Previously on The West Wing: Deborah kicked Aaron Sorkin's pretentious ass until he cried like a little girl. And then she went on to much, much better things. So pass the Parliaments, people -- you can bet your ass I'm packing a muumuu, and I'm not afraid to use it.
"Full Disclosure," the title card announces, and we fade in on a bank of monitors showing Taylor "Mohr's The Pity" Reid, announcing that he'll be right back with C.J. after a commercial. Ah, C.J. She's that tall chick who used to be an ass-kicker, right? Said ex-ass-kicker is just arriving at the studio, chatting with Toby on her cell phone as she walks in front of the work a bunch of people are trying to do in the control room. She's asking about something involving the dollar and the yen. Toby patiently explains that it's China, and that they don't use the yen in China. They use the yen in Japan. They use the yuan in China. It's a good thing C.J.'s not the press secretary or something, or I'd think she probably would know the monetary unit that's used in China. C.J. points out that Reid isn't going to ask her about the dollar and the yuan, but Toby counters that there are planned protests on tap for the next day about cheap goods imported from China, so Reid in fact might. Toby, back at his desk, is handed an AP report claiming that a presidential commission is recommending a 50\% increase in cigarette taxes, which seems to come as something of a surprise to our boy Mr. Ziegler. C.J. does think this sounds like something Reid will ask about, so Toby offers her some hasty details about how this seventeen-cent increase will raise $3.4 billion a year, and $16 billion over five years. He also mentions how many tobacco farmers you could buy off with that kind of money, the possible reduction in teenage smoking...all while Will "Beetle" Bailey comes charging in to bring up on Toby's computer the latest from Matt Drudge, with a big headline that says, "HOYNES TELLS ALL." Ruh-roh. There's a lot going on today.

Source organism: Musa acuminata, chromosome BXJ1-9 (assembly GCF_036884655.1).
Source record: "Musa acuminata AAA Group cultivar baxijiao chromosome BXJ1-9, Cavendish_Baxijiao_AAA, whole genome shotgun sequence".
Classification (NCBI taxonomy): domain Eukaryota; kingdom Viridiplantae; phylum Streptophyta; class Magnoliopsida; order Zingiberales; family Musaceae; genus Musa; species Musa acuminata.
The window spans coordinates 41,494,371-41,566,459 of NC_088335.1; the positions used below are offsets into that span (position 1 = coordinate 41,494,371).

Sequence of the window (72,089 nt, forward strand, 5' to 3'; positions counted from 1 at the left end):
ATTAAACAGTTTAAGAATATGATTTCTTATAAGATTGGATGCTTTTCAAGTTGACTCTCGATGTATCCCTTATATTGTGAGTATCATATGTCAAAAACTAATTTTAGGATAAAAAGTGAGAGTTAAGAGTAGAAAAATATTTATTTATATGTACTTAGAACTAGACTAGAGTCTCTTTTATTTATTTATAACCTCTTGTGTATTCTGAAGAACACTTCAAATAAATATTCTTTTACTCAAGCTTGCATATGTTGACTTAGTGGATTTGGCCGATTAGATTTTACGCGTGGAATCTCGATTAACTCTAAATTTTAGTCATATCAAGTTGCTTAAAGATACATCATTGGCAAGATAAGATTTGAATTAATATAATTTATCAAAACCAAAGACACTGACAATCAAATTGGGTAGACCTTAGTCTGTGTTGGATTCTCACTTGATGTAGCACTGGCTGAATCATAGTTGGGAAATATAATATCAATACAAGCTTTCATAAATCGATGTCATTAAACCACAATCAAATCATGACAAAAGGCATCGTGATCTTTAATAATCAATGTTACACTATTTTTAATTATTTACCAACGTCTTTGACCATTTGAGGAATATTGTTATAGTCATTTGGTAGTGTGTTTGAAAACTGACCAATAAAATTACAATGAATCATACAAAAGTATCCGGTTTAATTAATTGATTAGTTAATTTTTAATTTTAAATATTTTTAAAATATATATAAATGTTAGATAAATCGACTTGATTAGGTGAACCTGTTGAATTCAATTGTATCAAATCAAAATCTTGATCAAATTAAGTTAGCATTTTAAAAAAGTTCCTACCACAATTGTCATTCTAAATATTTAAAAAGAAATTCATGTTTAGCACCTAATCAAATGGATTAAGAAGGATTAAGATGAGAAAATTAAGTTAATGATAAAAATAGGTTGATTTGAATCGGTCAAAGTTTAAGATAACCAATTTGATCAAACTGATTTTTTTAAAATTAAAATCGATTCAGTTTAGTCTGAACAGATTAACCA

Back at the Reid studio, C.J. hangs up on Toby before he can share this scoop, and Reid jumps directly in with her, opening with a crack about the "controlled environment" of the White House, which crack she confidently parries, because she is C.J., and "confidently parry" is in her skill set right next to "be the best dressed woman on the red carpet." His next gambit is the "president's secret plan to raise taxes." She isn't thrown by this at all, either, making it clear that she's seen the same AP report he has, and that it's nothing to get all riled up about. "The president hasn't even heard about it yet," she tells him. There is some back and forth about this, and Reid hits her with a clichéd and not particularly inspiring version of the typical "taxes ate my grandmother" rant, including the story of how the country was founded during a tax revolt. As you'd expect, Reid forgets that the original tax revolt wasn't against an elected government imposing taxes on the people who elected it, and that this was actually rather a large portion of the debate, in that legislators you can boot out of office at will or can satirize by drawing pictures of them being sodomized by Crank Yankers puppets if you so choose can be distinguished, without resort to technicalities, from a King ruling you from the other side of the Atlantic Ocean who will have you run through with a bayonet if you say anything critical about him, so we're not quite living in oppressive colonial times as a result of an increase in cigarette taxes, punk-ass (or, as it would have appeared in colonial times, punk-aff). The Constitution: I think I'll keep her. Anyway, Reid also gets a few slams in at public assistance and how buying out the tobacco farmers is just another weak-ass liberal idea of paying people not to do anything, and by the end of this scene, the rant-writers are just showing off. If I just admit that they excel at the composition of irrational, one-sided rants on behalf of both liberal and conservative viewpoints, do you suppose they'll stop doing it? Yeah, probably not. How would they fill the other forty-two minutes every week? Seriously, I entirely fail to understand how it benefits C.J. to go on a show like this, nor do I understand why so many apparently sane people in real political life dignify idiot combatants like this by treating them like thinkers, which they aren't, but that's neither here nor there, I suppose.